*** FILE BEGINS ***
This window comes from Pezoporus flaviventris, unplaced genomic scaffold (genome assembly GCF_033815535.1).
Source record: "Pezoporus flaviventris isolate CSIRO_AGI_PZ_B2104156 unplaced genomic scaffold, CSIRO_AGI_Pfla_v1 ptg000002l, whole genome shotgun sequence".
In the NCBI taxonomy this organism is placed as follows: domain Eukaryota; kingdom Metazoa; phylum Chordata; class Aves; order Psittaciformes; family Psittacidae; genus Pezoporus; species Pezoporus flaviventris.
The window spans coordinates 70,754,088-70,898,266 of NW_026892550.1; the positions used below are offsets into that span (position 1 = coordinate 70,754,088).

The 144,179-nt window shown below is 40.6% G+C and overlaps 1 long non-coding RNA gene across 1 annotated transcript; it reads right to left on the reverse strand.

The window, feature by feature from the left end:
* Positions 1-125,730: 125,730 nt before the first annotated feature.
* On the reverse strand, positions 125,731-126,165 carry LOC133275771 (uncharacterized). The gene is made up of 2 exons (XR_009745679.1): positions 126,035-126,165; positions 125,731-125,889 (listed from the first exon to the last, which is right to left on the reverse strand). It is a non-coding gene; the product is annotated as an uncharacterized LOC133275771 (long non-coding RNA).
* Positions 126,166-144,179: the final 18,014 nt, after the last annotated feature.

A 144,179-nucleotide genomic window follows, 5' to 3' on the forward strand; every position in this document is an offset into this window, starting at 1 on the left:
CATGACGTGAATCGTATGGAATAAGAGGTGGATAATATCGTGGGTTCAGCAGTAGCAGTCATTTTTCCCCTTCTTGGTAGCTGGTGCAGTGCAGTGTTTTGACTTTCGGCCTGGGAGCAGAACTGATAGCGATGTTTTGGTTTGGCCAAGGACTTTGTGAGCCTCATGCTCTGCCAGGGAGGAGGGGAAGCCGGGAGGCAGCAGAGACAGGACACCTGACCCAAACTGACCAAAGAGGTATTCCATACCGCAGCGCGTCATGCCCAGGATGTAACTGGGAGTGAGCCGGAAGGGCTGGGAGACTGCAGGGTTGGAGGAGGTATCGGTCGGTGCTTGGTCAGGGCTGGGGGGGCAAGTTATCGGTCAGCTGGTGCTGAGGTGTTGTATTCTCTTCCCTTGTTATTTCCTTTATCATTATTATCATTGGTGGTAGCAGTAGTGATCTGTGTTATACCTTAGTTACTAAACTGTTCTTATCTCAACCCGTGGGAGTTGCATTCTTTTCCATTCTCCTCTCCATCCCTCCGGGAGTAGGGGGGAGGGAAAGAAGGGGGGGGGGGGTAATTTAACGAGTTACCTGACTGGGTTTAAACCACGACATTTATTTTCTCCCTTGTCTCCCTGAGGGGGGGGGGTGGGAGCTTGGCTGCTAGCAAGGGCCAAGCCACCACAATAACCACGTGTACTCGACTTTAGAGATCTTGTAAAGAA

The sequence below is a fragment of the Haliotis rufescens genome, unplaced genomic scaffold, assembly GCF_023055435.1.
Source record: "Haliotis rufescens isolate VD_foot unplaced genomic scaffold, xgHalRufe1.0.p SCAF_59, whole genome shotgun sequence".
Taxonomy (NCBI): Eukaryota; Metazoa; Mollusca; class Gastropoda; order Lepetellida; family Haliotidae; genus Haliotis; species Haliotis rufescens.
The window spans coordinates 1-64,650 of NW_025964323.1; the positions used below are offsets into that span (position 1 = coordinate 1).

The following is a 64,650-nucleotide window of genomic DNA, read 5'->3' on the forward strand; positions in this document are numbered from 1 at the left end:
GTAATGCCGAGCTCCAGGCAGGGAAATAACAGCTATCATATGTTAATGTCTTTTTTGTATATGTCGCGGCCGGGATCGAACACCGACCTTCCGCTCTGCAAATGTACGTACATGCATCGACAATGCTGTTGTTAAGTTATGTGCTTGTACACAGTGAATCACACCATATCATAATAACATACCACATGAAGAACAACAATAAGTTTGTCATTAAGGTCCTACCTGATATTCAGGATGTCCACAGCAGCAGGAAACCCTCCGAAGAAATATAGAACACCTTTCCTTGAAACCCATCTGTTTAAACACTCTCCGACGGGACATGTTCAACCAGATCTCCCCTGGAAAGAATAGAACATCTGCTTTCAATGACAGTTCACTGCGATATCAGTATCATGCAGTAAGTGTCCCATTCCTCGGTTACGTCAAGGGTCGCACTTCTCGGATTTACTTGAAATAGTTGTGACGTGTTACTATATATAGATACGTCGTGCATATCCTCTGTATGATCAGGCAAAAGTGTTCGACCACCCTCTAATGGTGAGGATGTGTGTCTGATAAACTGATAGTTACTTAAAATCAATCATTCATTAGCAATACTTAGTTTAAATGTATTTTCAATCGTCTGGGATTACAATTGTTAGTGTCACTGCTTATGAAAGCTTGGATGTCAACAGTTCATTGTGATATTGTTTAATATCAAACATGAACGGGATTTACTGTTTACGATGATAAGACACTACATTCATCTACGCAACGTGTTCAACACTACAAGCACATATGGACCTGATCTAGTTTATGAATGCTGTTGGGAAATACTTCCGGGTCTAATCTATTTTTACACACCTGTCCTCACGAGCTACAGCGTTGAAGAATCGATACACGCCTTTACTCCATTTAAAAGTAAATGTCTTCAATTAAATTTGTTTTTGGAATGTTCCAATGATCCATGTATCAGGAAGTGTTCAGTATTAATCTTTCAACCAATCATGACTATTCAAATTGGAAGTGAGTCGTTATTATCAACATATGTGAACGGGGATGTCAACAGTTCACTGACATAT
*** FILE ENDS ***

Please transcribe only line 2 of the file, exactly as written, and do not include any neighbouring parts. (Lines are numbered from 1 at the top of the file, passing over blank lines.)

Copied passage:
Source record: "Pezoporus flaviventris isolate CSIRO_AGI_PZ_B2104156 unplaced genomic scaffold, CSIRO_AGI_Pfla_v1 ptg000002l, whole genome shotgun sequence".